Celebration of success; each time we successfully accomplish a target, the person responsible for it get awarded along with his team.  When we successfully deliver a significant project, the project manager also has the honor of get awarded along with his team.  And the rest of the department cheers. Sound "insipid?"  Well, it's not.  It is a celebration of the delivery of tangible, quantifiable results for the company. We celebrate everything - promotions, birthdays, weddings, babies, summer's and winter's arrival, and the holidays.  Nothing passes by without some acknowledgement - however small. It will break the barriers between the manager and his team.

During my work with STC, I "sometimes" was thinking at a point of quitting and seeking a job elsewhere, where I can absorb new knowledge edge and gain experience. My legacy with the employees that I worked with is must look for work that is thought provoking and to experience new tasks with which they can grow in knowledge about the job.

STC now is much much better than what it used to be, the company now working towards a new strategy under new leadership, start a transformation program, to encourage participation in outside networks, to make the best of employees' environment, and to lead by example. The purpose of leadership is to change the world around you in the name of your values, so you can live those values more fully

However, the most important thing for a strong corporate culture is a shared vision - of what the company is and will be - that is clearly understood and embraced by the entire team.  It is a shared belief in the company's vision that makes people go the extra mile on a project when no one is looking...That makes someone take an hour out of their day to help set up a new employee so the employee can be productive quickly...That causes people to step up to the plate and deliver their best effort, day in and day out, whether they get a pat on the back, or not.  This shared vision is the "element" that binds all the other cultural factors into a cohesive whole, and keeps the team focused and moving forward with purpose, against all odds.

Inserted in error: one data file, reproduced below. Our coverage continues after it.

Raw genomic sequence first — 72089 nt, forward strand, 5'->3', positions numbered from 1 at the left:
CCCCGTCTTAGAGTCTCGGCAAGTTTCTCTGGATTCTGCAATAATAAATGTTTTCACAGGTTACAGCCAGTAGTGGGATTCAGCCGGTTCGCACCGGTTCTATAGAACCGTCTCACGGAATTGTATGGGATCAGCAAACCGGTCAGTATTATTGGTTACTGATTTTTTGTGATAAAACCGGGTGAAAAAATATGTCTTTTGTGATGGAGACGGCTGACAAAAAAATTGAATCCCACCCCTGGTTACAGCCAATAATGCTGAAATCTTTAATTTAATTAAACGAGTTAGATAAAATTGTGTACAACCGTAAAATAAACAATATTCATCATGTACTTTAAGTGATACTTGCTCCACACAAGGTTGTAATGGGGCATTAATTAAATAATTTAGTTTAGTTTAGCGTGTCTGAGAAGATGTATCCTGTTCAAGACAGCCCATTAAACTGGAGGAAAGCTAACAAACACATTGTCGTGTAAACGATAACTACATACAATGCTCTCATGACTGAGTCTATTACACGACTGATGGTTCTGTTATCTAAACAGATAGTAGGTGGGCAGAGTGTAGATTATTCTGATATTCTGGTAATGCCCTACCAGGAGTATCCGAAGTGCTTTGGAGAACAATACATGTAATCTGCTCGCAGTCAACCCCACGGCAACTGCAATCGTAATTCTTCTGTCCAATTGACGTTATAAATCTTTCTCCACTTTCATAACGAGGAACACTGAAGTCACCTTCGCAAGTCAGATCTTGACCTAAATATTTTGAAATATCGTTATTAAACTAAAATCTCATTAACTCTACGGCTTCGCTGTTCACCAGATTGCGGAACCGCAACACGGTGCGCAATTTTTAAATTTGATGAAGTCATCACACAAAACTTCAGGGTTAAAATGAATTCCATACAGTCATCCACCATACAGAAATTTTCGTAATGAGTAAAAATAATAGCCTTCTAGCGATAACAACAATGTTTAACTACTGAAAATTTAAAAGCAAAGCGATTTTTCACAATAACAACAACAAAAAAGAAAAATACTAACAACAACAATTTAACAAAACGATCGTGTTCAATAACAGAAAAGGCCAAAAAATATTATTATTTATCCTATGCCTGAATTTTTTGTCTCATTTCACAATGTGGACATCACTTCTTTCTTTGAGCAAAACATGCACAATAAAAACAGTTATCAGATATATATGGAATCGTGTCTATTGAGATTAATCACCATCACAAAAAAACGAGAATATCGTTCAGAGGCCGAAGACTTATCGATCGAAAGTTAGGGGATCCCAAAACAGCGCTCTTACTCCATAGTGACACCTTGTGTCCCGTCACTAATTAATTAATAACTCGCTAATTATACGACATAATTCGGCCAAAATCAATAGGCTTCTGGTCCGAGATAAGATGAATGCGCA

An advice to anyone in managing position; Know your employees better. Let your employees takes an active interest in you, listens to their perspectives and concerns. Be self-aware; open to feedback, has a sense of humor, comes across as genuine. Inspires them around the goals of your organization; lays out a vision that you find consequential and energizing. Provides feedback and support in a way that is encouraging and helpful; empowers them. Have a positive outlook, even tempered - even under stress. Develop them, offer opportunities at work for your people to grow. Communicate clearly, early, and often, be clear about your expectations of them. Recognize performance, When you celebrate accomplishments, you demonstrate you care about them. Profitability, Growth, Quality, Exceeding customer expectations, these are not examples of values, these are examples of corporate strategies being sold to you like values.

In the end, it's a real challenge to see things in straightforward, but to be part of this and challenge all the expectations is what matter.


1874 days ago
Geoff Nicholson

This is an excellent article by Nasser Al-Darsouni who is a true visionary and leader of people.